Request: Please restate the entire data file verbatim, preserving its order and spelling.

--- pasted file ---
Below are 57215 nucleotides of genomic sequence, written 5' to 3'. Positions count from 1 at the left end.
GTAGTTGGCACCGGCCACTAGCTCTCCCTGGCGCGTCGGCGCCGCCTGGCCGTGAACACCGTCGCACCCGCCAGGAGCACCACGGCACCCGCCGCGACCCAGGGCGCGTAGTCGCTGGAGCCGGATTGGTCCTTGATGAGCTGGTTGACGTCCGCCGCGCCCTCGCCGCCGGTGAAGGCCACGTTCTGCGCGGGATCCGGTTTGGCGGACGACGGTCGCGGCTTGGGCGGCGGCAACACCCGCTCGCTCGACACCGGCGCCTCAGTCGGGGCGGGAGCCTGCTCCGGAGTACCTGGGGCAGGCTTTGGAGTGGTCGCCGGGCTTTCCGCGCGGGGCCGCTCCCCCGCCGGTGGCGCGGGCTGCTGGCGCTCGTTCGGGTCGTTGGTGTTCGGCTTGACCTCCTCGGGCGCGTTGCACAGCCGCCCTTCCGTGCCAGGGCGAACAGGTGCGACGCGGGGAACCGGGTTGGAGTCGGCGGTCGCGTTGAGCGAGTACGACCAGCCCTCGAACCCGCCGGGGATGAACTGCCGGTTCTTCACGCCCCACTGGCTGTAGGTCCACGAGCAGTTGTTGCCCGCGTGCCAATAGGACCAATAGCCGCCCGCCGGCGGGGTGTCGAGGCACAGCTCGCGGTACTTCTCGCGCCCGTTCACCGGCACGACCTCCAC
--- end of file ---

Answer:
Below are 57215 nucleotides of genomic sequence, written 5' to 3'. Positions count from 1 at the left end.
GTAGTTGGCACCGGCCACTAGCTCTCCCTGGCGCGTCGGCGCCGCCTGGCCGTGAACACCGTCGCACCCGCCAGGAGCACCACGGCACCCGCCGCGACCCAGGGCGCGTAGTCGCTGGAGCCGGATTGGTCCTTGATGAGCTGGTTGACGTCCGCCGCGCCCTCGCCGCCGGTGAAGGCCACGTTCTGCGCGGGATCCGGTTTGGCGGACGACGGTCGCGGCTTGGGCGGCGGCAACACCCGCTCGCTCGACACCGGCGCCTCAGTCGGGGCGGGAGCCTGCTCCGGAGTACCTGGGGCAGGCTTTGGAGTGGTCGCCGGGCTTTCCGCGCGGGGCCGCTCCCCCGCCGGTGGCGCGGGCTGCTGGCGCTCGTTCGGGTCGTTGGTGTTCGGCTTGACCTCCTCGGGCGCGTTGCACAGCCGCCCTTCCGTGCCAGGGCGAACAGGTGCGACGCGGGGAACCGGGTTGGAGTCGGCGGTCGCGTTGAGCGAGTACGACCAGCCCTCGAACCCGCCGGGGATGAACTGCCGGTTCTTCACGCCCCACTGGCTGTAGGTCCACGAGCAGTTGTTGCCCGCGTGCCAATAGGACCAATAGCCGCCCGCCGGCGGGGTGTCGAGGCACAGCTCGCGGTACTTCTCGCGCCCGTTCACCGGCACGACCTCCAC